Fans of “Grindhouse,” the epic-sized Quentin Tarantino-Robert Rodriguez homage to exploitation movies of the seventies, will rejoice at the appearance of this “Mexploitation” flick, inspired by the ersatz trailer that Rodriguez made as one of the transitional pieces in the 2007 picture. And for a while the joke is pretty amusing. Unfortunately, like “Grindhouse” itself, it doesn’t know when enough’s enough.
Danny Trejo, the veteran tough guy whose weathered face and unruly mane you’ll probably recognize even if the name’s not familiar, plays the hulking hero, an incorruptible Mexican federale whose wife and daughter are killed by drug lord Torrez (Steven Seagal). Left for dead by the nefarious kingpin, he makes his way across the border to Austin, where he’s a simple day laborer, though one still adept with his weapon of choice, which gives him his nickname.
But things are hardly idyllic in Texas. State Senator John McLaughlin (Robert De Niro) is using anti-immigrant fever to campaign for re-election, and he and his unscrupulous manager Booth (Jeff Fahey) are in league with ruthless vigilante Von Jackson (Don Johnson) and his army of redneck gunmen. At the other end of the spectrum is Luz (Michelle Rodriguez), leader of The Network, a ragtag group that helps illegals cross the border and stay in the US. And in the middle is Sartana (Jessica Alba), an immigration agent who’s conflicted about the policies she’s supposed to enforce.
The plot kicks in when Booth decides to improve McLaughlin’s electoral chances by staging an assassination attempt on him, using Machete as the patsy who’ll be blamed. Naturally Machete escapes, and allies with Sartana and Luz to uncover the truth. He also involves his brother, a wily priest (Cheech Marin). But when his own men don’t prove up to the task of dealing with Machete, Booth brings in heavy-duty help in the form of master hit-man Osiris Ampanpour (makeup specialist Tom Savini). And as you knew he would, Seagal turns up again as the ultimate villain in the plot.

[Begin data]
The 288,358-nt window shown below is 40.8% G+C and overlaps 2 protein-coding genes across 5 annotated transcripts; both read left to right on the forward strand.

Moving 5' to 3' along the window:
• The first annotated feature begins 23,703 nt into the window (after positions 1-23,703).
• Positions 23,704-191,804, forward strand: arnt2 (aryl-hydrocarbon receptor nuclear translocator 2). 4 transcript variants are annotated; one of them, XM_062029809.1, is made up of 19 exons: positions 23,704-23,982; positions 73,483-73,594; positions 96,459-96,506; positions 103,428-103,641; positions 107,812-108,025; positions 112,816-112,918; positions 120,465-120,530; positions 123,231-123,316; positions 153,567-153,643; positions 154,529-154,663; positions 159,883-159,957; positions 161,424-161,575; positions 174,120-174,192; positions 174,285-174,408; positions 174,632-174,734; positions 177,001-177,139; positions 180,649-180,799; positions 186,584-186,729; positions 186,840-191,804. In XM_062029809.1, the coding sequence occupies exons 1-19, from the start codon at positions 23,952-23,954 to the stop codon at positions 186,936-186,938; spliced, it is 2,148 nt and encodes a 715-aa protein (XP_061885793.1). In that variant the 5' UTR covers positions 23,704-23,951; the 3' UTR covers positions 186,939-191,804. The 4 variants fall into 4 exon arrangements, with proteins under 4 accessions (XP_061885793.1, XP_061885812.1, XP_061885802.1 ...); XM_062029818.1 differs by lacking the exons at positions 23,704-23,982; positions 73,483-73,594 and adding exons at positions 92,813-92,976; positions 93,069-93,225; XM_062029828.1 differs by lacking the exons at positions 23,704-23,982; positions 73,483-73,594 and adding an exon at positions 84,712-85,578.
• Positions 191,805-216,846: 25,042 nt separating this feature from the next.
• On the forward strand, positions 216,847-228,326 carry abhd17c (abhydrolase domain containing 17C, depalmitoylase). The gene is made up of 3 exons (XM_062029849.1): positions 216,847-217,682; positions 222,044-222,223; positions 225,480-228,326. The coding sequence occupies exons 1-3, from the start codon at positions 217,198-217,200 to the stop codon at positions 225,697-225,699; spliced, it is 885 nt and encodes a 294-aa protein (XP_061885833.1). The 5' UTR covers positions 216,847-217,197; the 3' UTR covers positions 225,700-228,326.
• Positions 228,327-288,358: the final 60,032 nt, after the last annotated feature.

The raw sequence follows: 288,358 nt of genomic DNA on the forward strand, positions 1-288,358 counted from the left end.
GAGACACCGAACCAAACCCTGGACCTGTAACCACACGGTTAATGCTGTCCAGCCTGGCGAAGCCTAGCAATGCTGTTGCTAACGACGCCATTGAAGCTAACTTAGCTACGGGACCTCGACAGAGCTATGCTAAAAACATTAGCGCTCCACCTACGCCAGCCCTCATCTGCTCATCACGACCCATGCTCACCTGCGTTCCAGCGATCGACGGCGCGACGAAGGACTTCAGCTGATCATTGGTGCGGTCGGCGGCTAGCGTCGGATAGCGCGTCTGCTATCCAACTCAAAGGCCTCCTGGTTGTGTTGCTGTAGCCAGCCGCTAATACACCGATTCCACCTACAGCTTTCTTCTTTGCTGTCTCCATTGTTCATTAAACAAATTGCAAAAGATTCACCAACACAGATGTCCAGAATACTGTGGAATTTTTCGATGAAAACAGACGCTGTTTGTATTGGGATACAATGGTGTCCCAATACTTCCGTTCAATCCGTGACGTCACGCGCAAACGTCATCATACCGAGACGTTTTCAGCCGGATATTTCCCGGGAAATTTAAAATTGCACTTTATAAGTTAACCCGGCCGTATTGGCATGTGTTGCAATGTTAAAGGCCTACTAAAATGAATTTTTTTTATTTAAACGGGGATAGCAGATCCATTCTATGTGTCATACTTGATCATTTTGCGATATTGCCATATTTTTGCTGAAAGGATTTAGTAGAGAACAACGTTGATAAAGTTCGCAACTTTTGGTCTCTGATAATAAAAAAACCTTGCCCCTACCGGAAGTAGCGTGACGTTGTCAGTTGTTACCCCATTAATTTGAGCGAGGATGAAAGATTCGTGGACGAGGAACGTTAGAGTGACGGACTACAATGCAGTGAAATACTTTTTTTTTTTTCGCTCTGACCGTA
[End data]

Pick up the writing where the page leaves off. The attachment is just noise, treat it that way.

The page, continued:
This is all shlock nonsense, of course, cobbled together from bits and pieces of every sort of exploitation flick you can imagine. But for an hour or so it’s over-the-top fun, with the totally gratuitous soft-core interludes and heavy gore moments adding to the feel of low-brow goofiness; even the shots in which stunt men replace the bulky Trejo in action sequences are sophomorically enjoyable. And the cast throw themselves into the act. De Niro is certainly no comic, but he tries his best at a parody of a right-wing demagogue (and comes to an appropriately, if heavy-handedly, ironic end), while Fahey plays it straighter. Alba and Rodriguez do their action heroine shtick with energy and look luscious. Johnson (whom the credits “introduce”) is all lip-smacking malevolence. Marin does his thing. And to add to the mix, Lindsay Lohan, of all people, shows up, does a nude scene and then dons a nun’s cassock and a machine gun. She’s terrible, but maybe she was on loan from rehab. Even worse is the bulbous Seagal, whose acting is worse than his accent, and whose culminating face-off with Trejo has to be so carefully staged—both men obviously past their prime—that it must have taken days to complete.
For about an hour, however, the silliness works. Unfortunately, the last 45 minutes go south, as it were. You can sense Rodriguez straining harder and harder for effect, ending up with a big final shoot-out that’s chaotic, with the humorous bits generating far fewer laughs than intended. By that time the political message has reached astronomical proportions too, and while that might appeal to many viewers, sharper handling of it would have really helped.
So if you’re happy with a decent hour’s worth of movie, this may work for you. But it might have been better had Rodriguez, working as editor with Rebecca Rodriguez, used the title implement to chop some off the latter half. And as for the two sequels promised at the end, again in exploitation-flick style, they should probably pass.